So today I ran the British 10k in London in the sweltering heat! Those of you in the UK will be aware that we have been going through a heatwave for the past few weeks, with temperatures reaching just over 31 degrees celsius. Arriving at Piccadilly Circus, I was guided by stewards to the baggage bays, a 5 minute walk away. Not bad, I thought. However, there is an additional 1.5 km walk just to get to the start. Not ideal, and given that there were a limited number of toilets before the race (with long queues), I was not particularly happy.
Okay, so finally reaching the start, there was a 15-20 minute delay before the race even began, meaning runners were standing in the heat waiting around. Not good. It was always apparent that runners were not sent in ‘waves’ past the start line, based on their finish times. Instead, it was more of a first-come-first-start process, meaning slower runners were at the front. This was very frustrating, as I found myself running the first 2-3 km on the pavement, dodging and weaving past slower runners. I am not a professional athlete myself (of course!), and was constantly cautious as I myself did not wish to obstruct faster runners behind me. I absolutely appreciate people running for noble causes, and even walking these events is fine. But it surely isn’t difficult to allow people to line-up according to their predicted finish times. Will be a lot smoother and safer! Realising I was only going to be as fast as the runners in front, and owing to the unfamiliar weather conditions, I decided to relax and take the run easy, absorbing the atmosphere and positivity of crowd support, finishing with a time of 51:26 (some 5 minutes slower than my PB!).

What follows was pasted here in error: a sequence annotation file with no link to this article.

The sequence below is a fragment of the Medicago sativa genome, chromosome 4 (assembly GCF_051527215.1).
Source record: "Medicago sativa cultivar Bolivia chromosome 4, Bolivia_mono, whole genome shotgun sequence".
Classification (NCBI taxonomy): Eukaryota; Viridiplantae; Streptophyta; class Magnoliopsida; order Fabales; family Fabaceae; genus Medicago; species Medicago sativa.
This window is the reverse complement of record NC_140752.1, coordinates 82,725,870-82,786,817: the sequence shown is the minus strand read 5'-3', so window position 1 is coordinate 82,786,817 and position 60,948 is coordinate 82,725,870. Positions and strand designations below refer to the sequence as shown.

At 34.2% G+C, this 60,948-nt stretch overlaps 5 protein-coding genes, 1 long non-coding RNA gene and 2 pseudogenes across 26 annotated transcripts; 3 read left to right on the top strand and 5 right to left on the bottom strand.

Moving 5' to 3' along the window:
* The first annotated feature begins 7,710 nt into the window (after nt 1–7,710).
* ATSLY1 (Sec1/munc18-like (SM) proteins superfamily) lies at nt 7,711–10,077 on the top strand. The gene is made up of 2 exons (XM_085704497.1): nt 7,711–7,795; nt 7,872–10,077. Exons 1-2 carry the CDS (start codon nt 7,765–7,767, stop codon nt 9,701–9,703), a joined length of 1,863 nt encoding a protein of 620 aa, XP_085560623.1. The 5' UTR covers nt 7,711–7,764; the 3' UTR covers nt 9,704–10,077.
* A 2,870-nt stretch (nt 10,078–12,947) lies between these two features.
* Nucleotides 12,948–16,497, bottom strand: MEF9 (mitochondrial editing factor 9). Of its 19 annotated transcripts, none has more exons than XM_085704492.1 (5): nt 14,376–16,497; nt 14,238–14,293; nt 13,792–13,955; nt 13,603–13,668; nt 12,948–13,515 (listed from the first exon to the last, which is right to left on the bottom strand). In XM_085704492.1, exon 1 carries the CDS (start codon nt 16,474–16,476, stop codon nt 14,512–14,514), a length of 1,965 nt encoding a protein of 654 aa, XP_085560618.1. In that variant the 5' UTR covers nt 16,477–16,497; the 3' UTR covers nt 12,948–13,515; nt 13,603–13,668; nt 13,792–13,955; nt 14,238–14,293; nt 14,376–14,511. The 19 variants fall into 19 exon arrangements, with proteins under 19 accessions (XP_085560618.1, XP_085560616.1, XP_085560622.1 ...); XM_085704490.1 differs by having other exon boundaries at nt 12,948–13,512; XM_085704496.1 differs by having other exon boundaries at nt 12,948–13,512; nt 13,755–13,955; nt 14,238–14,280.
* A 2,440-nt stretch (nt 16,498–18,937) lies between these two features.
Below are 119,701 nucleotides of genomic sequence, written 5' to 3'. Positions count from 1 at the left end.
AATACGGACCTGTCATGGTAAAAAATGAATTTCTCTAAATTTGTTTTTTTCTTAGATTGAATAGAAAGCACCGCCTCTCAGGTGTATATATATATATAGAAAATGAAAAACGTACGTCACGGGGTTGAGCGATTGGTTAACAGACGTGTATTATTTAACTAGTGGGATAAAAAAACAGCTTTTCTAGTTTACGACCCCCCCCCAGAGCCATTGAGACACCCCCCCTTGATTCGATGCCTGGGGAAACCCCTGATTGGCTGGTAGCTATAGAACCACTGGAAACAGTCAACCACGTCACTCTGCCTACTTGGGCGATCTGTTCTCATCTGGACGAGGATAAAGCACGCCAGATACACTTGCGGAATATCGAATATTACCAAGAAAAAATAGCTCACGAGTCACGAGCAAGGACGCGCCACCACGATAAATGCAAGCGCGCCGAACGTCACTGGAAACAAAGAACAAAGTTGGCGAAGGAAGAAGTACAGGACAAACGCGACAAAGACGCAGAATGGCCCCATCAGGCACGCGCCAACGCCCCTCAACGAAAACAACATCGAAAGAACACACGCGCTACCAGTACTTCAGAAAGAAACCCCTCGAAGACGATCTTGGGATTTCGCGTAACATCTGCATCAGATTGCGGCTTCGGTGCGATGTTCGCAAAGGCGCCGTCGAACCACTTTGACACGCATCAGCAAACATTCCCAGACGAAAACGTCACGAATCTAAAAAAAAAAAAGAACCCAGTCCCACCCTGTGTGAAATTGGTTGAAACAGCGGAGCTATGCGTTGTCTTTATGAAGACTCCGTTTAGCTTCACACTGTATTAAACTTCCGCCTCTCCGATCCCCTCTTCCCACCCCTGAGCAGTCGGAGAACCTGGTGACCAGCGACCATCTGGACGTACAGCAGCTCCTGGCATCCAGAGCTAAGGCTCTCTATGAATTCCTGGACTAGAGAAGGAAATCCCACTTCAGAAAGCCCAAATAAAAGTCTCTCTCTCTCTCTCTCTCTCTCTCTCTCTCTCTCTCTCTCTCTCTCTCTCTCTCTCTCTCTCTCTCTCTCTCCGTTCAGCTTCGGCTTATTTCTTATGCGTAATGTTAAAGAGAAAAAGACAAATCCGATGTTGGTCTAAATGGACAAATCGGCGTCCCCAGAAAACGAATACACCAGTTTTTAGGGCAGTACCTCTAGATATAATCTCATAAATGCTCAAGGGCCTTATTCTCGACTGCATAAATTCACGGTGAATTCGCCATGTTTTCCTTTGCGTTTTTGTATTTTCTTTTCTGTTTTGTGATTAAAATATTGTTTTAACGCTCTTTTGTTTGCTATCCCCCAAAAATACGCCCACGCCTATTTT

Coming to the finish, there was an additional walk back to the start to reclaim baggage and a medal. After paying £50, I was expecting a’goody bag’, which I have become used to from the Bupa 10k. But on a positive note, it was a fun challenge to run in the sunny weather and the atmosphere, and support were top-notch! Running through London past famous landmarks is also always a great buzz in itself.
All-in-all, a great run ruined by disorganised management and an overly complicated route. The British 10k could definitely learn a thing or two (or more) from how the Bupa 10k is structured. Would I run this event again? Probably not, especially if I put in a load of training and expect to achieve a PB.